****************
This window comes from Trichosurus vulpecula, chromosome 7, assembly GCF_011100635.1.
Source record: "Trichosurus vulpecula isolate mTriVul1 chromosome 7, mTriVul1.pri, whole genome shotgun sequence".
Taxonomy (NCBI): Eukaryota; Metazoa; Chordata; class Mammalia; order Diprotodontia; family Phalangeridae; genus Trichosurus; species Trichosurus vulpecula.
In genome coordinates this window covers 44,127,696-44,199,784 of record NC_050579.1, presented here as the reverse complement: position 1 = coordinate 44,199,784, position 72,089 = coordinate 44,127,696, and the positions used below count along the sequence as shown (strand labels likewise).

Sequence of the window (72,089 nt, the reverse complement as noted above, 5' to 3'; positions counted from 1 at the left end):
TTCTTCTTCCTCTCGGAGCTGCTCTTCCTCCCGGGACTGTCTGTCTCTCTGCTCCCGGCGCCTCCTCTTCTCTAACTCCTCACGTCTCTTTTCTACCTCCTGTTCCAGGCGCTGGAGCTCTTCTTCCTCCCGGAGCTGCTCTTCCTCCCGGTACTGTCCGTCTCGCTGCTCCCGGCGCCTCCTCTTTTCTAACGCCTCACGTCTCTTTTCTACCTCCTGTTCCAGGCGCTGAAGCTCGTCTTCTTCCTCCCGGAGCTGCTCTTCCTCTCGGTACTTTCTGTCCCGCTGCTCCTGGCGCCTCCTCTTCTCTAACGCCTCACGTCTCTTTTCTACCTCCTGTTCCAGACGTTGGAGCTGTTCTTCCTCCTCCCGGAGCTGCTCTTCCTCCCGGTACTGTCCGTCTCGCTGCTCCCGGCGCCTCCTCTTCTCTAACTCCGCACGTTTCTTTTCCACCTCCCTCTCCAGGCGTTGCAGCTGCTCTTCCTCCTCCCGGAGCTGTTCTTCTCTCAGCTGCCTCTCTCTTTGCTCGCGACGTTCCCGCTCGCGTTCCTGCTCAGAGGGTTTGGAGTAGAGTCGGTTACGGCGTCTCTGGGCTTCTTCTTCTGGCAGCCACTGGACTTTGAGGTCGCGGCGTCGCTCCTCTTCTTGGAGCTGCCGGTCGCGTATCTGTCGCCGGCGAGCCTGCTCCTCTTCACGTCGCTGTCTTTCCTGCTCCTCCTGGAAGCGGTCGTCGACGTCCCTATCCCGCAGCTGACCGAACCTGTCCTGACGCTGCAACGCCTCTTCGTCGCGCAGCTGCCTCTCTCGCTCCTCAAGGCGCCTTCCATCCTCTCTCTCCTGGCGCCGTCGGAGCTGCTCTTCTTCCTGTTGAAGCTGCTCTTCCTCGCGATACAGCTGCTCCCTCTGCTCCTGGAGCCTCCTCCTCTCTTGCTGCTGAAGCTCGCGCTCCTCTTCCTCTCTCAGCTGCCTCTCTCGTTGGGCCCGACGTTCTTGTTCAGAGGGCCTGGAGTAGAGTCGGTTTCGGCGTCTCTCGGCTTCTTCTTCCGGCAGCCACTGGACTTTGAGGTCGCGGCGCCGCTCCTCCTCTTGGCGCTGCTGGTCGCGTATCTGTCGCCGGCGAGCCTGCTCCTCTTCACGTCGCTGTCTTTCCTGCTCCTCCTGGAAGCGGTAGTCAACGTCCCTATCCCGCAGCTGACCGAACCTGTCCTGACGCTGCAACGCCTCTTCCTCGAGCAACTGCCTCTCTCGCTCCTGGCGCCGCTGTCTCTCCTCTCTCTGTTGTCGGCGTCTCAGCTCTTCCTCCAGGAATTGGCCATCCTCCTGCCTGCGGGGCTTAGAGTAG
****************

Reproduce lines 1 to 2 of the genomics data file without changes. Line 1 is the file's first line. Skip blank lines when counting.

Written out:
This window comes from Trichosurus vulpecula, chromosome 7, assembly GCF_011100635.1.
Source record: "Trichosurus vulpecula isolate mTriVul1 chromosome 7, mTriVul1.pri, whole genome shotgun sequence".